Even the Best Records Have Gaps Between Tracks (and other poems)


I tap my swizzle stick against the cocktail 
napkin and watch the bartender quarter limes,

lemons, and oranges. I watch him work the knife. 
The full garnish bowl, a wedge salad of color and scent.

A blue streak in his hair catches the light,
the color of a Bombay Sapphire bottle,

and I catch myself wishing you were here, tonight,
telling me about the first time you heard Bix 

on vinyl, that cornet, and how he died 
of drink. All that’s left in my glass is ice 

melting. I think I might call you here from the bar,
but you’re many-months sober and trying to make it work.

Some pauses and silences last longer than others—
I think this as I move out into the night.


“I’ve been trying to get as far away from myself as I can” —from Bob Dylan’s “Things Have Changed”

The riverside motel insists I pay 
by card, but they let me use an assumed name:
Aleck Ford Miller—the birth name of Sonny Boy
Williamson (who once played his harmonica 
so sharply on a juke-joint stage he spat blood
into a coffee can all night). Last month 
I did business as Gunnar Ekelof at a Red Roof.

The river beneath my window slides to somewhere.

I’m writing a song, and this is what I’ve got:
I’d rather be pushed down to the bottom
than to be that kind of man.
I’d rather be dragged down to the bottom
than to be that kind of man.
The water drowns me in a language
you could never understand.

Tectonic plates slo-mo against each other,
right now, edging in the Mariana Trench. 
I choose plastic at the market.
The kid at the register asks if I heard they found
a grocery bag on the sea’s deepest floor.
I picture it fall and fall forever through the water.

You make me miss moments I’ve never lived.

A man opens his trunk and drops two bags 
of trash from the edge of the bridge. We watch
them fall until they dematerialize.
He doesn’t care that I’ve seen him, gives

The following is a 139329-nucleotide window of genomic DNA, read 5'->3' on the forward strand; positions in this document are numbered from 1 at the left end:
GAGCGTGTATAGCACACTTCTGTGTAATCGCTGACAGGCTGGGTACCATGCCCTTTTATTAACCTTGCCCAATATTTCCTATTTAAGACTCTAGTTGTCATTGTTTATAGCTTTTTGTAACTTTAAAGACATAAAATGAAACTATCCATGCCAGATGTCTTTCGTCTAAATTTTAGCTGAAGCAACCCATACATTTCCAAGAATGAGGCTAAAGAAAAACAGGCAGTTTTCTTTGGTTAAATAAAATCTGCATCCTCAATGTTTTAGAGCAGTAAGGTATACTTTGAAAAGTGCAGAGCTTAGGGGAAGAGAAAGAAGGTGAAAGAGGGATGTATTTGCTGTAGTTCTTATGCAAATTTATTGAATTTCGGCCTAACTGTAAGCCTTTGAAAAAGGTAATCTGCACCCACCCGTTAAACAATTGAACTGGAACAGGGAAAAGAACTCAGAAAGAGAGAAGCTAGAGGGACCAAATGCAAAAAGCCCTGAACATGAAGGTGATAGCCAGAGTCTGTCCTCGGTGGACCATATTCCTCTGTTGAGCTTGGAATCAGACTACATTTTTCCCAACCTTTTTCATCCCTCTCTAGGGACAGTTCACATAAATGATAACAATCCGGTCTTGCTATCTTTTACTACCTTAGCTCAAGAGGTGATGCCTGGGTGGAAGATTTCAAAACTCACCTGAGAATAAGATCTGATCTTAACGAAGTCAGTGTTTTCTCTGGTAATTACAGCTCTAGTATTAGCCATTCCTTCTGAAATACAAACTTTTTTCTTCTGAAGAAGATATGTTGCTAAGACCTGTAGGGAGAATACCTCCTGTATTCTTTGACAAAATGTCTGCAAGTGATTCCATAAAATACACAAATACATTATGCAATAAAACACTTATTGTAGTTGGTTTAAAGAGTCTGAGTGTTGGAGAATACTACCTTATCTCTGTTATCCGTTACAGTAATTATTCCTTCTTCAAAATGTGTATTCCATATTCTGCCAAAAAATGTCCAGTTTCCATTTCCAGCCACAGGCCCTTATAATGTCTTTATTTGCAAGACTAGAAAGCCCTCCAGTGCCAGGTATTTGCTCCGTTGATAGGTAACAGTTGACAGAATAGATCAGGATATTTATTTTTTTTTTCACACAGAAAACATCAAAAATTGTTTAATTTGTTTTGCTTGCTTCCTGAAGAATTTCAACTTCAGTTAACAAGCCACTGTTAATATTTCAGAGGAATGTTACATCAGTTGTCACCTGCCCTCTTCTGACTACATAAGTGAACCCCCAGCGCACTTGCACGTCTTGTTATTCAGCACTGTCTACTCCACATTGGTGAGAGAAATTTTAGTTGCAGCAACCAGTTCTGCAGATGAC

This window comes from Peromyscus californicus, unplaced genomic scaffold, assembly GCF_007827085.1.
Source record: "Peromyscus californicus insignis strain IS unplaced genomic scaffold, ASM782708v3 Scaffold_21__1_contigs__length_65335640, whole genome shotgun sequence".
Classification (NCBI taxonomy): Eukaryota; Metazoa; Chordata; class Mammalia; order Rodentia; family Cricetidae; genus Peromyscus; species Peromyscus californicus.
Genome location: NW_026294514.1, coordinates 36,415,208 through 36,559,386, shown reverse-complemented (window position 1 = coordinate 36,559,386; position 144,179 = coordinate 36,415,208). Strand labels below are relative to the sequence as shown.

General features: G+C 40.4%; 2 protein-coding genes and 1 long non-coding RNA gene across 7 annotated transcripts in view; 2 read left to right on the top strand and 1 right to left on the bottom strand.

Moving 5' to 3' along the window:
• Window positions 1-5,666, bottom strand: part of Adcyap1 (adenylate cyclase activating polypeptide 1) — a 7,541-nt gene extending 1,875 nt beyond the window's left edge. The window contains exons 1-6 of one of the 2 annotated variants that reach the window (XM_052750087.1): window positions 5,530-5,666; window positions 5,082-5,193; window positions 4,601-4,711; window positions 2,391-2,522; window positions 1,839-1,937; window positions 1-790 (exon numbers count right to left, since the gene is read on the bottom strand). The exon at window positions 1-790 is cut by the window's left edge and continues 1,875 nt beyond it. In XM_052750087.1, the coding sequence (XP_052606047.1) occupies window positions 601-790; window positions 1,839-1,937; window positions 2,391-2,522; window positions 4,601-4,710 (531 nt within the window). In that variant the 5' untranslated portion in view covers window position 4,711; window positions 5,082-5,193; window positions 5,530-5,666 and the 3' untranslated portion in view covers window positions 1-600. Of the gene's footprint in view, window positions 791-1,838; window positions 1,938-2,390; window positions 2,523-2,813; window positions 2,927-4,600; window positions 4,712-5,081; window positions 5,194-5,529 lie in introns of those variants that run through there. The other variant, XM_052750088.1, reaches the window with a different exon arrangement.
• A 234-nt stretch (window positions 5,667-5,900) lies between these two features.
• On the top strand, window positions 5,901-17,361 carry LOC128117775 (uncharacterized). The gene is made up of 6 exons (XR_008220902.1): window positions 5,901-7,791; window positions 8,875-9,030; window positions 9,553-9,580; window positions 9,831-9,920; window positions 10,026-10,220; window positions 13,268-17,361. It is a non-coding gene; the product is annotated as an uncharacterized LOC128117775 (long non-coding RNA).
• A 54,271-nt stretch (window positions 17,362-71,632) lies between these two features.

me a little wave hello. The woman 
he’s with giggles, rounds the back of the car—
their red kiss drowned by haze of exhaust and taillights.

All this, and I can’t help but think of you.

A lone light, lit at my motel, and it’s mine.
If I squint just so, I see myself staring down
from the room’s window above, at me, and the water
moves beneath the bridge holding me up. 
And then I turn out the light, slide the blackout
drapes together, and I’m on the bridge
hoping to see me turn the light back on.  

This man is off living my life without me.
Back in the room, he’s gone, but my bags remain.

I pack my case, and add some to the song:
I know you think I’m full of nowhere,
my net’s been brimming for years.
You said you know I’m full of nothing,
my net’s been breaking for years.
Spent forty of them looking for the upper
room, and never found the stairs.

The river, churning scraps of Minnesota 
moonlight, waits.

I’m trying my best to say it plain:
I’ll be there just as soon as I can.


“America is waiting for a message of some sort or another.” —Brian Eno & David Byrne

The bus’s accordion door opens wide
and we stumble out into the actual world.
You wait as I take a shot of the gutted church—

burnt out, busted windows, half-open door— 
and a handful of gravestones fading off beside it. 
My caption: What people mean by down and out.
The first reply: This is a like a poem.
We make our way down the sidewalk to the café,
my hand in the hollow of your hand, A little buzz 

with each incoming response—red digital hearts,
blue thumbs up, crying yellow faces. 
At the corner table, I set the phone between us. 

Later, behind the menu, I search for “crudo”
so I’ll appear to know it means “raw.” I check 
the new mountain of likes and replies and smile

at them, and you. It’s good for a person to feel loved.
We walk back toward the stop, and pause by an empty lot
lit by the random, frenzied flashes of lightning 

bugs. There must be ten thousand, you say, eyes wide.
Some slow song drifts through the air from a nearby shop’s 
outdoor speakers. The lot becomes a post-dusk, 

bioluminescent floor demanding
dance with its flash patterns and warnings. We embrace 
and spin. You stop me, raise your phone, and aim.


  • Eli Burrell was raised in Missouri and has stayed there most of his life. His first book of poems, The Skin of The River, and his second, Troubler, were published by Aldrich Press in 2014 and 2018. His writing has appeared in AGNI, North American Review, Southwest Review, The Rumpus, Sugar House Review, and Measure. In 2012 he joined the faculty of Lincoln University in Jefferson City, Missouri.

  • A selection of woodcuts from an 1882 book compiling facsimiles of 18th-century chapbooks. To see the pictures in context and peruse the full chapbooks see The Public Domain Review.